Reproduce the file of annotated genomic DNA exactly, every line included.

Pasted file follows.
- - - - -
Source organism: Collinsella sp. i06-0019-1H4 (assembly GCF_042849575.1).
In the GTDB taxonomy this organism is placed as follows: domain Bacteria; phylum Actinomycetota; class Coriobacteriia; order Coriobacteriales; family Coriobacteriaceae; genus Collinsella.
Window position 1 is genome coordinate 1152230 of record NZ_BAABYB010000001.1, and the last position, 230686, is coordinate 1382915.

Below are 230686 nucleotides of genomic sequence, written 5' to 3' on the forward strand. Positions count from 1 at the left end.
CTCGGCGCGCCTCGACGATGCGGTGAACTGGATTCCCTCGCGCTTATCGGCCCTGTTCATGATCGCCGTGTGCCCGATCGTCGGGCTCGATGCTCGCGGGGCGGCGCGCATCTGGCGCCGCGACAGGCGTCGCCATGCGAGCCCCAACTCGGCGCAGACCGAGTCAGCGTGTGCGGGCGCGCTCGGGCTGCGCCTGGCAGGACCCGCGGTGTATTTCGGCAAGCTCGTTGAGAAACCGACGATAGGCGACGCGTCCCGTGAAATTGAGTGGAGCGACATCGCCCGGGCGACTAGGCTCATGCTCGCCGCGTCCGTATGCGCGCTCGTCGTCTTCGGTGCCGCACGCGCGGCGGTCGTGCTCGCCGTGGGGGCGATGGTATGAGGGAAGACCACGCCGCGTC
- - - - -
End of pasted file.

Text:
Source organism: Collinsella sp. i06-0019-1H4 (assembly GCF_042849575.1).
In the GTDB taxonomy this organism is placed as follows: domain Bacteria; phylum Actinomycetota; class Coriobacteriia; order Coriobacteriales; family Coriobacteriaceae; genus Collinsella.
Window position 1 is genome coordinate 1152230 of record NZ_BAABYB010000001.1, and the last position, 230686, is coordinate 1382915.

Below are 230686 nucleotides of genomic sequence, written 5' to 3' on the forward strand. Positions count from 1 at the left end.
CTCGGCGCGCCTCGACGATGCGGTGAACTGGATTCCCTCGCGCTTATCGGCCCTGTTCATGATCGCCGTGTGCCCGATCGTCGGGCTCGATGCTCGCGGGGCGGCGCGCATCTGGCGCCGCGACAGGCGTCGCCATGCGAGCCCCAACTCGGCGCAGACCGAGTCAGCGTGTGCGGGCGCGCTCGGGCTGCGCCTGGCAGGACCCGCGGTGTATTTCGGCAAGCTCGTTGAGAAACCGACGATAGGCGACGCGTCCCGTGAAATTGAGTGGAGCGACATCGCCCGGGCGACTAGGCTCATGCTCGCCGCGTCCGTATGCGCGCTCGTCGTCTTCGGTGCCGCACGCGCGGCGGTCGTGCTCGCCGTGGGGGCGATGGTATGAGGGAAGACCACGCCGCGTC